under normal scenarios it would be fine but im using workflows rule engine, obviously i can edit the rule to do that and it works fine, but my curiosty overtook me and i was curious as to other pitfalls with this way, as the less logic i have to use to decide whether i need to transform it the better, if comparing them as strings is going to work then im happy with it –  RhysW Jul 20 '12 at 13:40

Let me see if I understand your question:

You are basically asking whether the following holds:

Given positive integers n1 and n2 and their corresponding lexical representations L(n1) and L(n2), n1 < n2 if and only if L(n1) < L(n2)?

If that is the question than yes, it is correct, you can derive it from the definition of lexicographic ordering.

See: http://www.dartmouth.edu/~matc/DiscreteMath/III.5.pdf Definition Definition III.5.2.

However, you did not mention that all your integers are positive but the exact opposite is correct for negative integers.

What worries me is the possibility for presence of non strings that do not represent integers. Can you somehow avoid it? If not, it is very dangerous way to go and can yield very unexpected behavior.

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thankyou, and yes there is validation in place to only allow numerical from those places, and in the cases where i cant be sure there are regex strings looking for patterns and some snipping off of the useless bits to keep just the number, i would just be using ints but sometimes the returned value is a string and must be a string so its a bit annoying –  RhysW Jul 20 '12 at 15:35
    
That is interesting. And sounds like a code smell. But can't be sure. Can you elaborate a bit about the use case? Sometimes there might be external constraints that prevent this kind of conversion (from a performance perspective, for example). I am not saying this is the case but you shouldn't judge so quickly. –  Vitaliy Jul 21 '12 at 6:30

If you absolutely cant parse the strings to numbers (I cant see why not, but what have you ) you could do a character by character comparison starting on the right hand side of each of the strings. Then store the values for each comparison and select the string that has the wins the comparison furthest to the left. If one of the strings have less characters than the other, do a comparison with 0 for the missing char.

You would have to check and preprocess the strings for decimals and negative numbers. Decimals would have to be normalized to match each other. The negative numbers are easy. Either none, one or both numbers are negative. In the case of one, the positive string allways wins. In the case of both the normal comparison is just reversed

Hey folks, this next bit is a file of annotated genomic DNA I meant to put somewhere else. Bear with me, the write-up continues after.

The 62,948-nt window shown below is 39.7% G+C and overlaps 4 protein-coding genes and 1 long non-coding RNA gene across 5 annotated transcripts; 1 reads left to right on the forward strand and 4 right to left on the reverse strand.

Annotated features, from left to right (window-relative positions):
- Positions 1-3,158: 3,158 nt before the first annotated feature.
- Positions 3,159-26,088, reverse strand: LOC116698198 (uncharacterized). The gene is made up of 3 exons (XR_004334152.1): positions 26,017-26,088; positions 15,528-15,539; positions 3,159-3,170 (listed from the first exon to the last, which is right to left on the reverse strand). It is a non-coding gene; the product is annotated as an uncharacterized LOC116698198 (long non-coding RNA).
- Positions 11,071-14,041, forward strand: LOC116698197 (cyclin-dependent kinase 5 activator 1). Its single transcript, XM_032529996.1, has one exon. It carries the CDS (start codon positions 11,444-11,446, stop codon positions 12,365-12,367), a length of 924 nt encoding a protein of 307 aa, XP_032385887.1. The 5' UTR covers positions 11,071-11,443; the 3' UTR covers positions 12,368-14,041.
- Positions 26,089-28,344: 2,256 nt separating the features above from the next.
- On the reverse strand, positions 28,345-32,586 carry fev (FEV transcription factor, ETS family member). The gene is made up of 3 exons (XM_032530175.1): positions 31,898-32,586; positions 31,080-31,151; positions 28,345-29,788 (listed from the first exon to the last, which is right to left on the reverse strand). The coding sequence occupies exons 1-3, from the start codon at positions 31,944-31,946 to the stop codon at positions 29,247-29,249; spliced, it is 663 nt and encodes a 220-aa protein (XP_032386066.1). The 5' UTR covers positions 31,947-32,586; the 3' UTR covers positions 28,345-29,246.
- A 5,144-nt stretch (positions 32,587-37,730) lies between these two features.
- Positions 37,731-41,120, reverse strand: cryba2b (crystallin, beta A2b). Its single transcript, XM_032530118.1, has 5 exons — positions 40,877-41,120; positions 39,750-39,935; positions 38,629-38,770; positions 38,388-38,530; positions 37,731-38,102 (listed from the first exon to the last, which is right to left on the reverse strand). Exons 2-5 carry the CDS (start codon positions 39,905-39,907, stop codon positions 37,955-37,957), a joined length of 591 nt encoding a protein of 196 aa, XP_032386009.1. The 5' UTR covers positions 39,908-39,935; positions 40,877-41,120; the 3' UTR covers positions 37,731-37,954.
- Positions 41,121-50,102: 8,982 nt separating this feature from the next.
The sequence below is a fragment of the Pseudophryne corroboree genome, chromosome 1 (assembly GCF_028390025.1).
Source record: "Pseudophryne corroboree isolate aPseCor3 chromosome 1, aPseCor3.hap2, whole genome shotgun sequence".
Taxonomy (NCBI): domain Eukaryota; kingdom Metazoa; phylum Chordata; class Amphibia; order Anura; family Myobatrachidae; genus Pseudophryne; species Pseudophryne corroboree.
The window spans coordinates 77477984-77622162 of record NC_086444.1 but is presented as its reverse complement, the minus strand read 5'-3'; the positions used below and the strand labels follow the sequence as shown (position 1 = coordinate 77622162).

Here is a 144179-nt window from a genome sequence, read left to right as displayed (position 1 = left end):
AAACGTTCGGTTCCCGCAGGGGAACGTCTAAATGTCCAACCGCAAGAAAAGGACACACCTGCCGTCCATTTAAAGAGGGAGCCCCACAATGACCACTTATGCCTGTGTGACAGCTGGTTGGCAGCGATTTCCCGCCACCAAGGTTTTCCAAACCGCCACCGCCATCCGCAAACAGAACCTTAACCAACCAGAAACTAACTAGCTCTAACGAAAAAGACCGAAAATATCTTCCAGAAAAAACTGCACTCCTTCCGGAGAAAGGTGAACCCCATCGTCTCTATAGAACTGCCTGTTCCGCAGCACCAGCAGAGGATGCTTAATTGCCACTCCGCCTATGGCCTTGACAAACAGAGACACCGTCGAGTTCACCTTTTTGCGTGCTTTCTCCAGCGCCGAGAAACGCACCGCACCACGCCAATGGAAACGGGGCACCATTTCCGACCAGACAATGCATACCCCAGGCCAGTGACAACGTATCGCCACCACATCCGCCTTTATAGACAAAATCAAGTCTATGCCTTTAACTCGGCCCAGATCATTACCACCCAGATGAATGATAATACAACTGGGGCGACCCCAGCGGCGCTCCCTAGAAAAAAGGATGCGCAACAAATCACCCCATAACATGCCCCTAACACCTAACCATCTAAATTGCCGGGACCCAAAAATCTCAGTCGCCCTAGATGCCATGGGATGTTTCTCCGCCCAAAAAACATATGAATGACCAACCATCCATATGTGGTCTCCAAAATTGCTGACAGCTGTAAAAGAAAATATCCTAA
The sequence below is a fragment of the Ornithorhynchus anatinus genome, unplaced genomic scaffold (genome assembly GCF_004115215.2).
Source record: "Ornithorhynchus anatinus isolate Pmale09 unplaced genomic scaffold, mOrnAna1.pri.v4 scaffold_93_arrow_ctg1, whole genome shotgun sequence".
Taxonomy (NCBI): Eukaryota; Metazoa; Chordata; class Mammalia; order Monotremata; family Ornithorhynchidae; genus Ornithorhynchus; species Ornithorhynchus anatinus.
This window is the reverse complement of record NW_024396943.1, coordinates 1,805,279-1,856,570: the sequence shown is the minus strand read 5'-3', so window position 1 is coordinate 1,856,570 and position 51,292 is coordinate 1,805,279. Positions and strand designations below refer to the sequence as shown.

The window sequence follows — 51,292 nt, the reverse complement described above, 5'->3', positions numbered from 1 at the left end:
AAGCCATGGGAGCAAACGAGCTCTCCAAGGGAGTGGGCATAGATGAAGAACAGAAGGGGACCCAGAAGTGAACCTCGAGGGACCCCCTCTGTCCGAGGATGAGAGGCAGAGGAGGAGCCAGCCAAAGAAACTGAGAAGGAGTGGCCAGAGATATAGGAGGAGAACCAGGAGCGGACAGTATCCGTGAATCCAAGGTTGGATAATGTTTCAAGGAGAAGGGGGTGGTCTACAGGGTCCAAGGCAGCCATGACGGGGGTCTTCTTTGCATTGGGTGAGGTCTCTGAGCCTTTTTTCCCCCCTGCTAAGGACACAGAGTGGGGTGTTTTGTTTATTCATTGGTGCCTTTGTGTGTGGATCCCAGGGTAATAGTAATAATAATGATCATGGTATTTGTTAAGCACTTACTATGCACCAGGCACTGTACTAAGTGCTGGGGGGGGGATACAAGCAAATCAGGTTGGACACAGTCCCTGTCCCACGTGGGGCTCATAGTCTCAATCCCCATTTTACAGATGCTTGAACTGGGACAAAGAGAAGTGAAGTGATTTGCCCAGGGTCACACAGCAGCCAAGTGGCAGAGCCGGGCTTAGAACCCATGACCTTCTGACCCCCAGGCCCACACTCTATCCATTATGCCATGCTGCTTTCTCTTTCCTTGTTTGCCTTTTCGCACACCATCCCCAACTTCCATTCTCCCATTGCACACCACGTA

Hope this helps.

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This would quickly break with decimals unless you normalized the number of digits both before and after the decimal. I also doubt it will handle negative values correctly. –  Servy Jul 20 '12 at 13:54
    
This is true. You would have to check and preprocess the strings for those kinds of occurrences. Normalizing of decimals would be needed as you said. The negative numbers are easier. Either none, one or both are negative. In the case of one, the positive string allways wins. In the case of both the normal comparison is just reversed. Thanks for pointing this out, ive updated my answer. –  Logard Jul 20 '12 at 14:03
    
Negatives aren't quite that easy. Determining if a given number is negative isn't trivial. (Remember, there are lots of cultures around the world with different conventions for indicating a number is negative. Heck, even in 'en-us' you have to deal with, for example, -10, (10), (-10), -(10). Some cultures put the positive/negative sign at the end, not the start, and I'm sure there are much weirder things to possibly support. –  Servy Jul 20 '12 at 14:07
    
Yes, I see what you mean. I dont know the scope and needs of the Rule engine, but to support every conventions would be daunting. Still, these problems are unavoidable if you are doing this kind of operation. –  Logard Jul 20 '12 at 14:14
    
Which is why the appropriate (and most upvoted) answer is, "Don't do it; just use the existing numeric parsing engines that have already considered all of these edge cases and thousands more you've never even heard of. Your own attempts are doomed at failure unless you can define the exact (limited) cases you need to support in advance." For example, if you know that you will only be accepting Arabic numeric digits with no punctuation, all positive, no decimals, etc. then writing a string parser is simple, but it is only valid if you have defined the input. –  Servy Jul 20 '12 at 14:22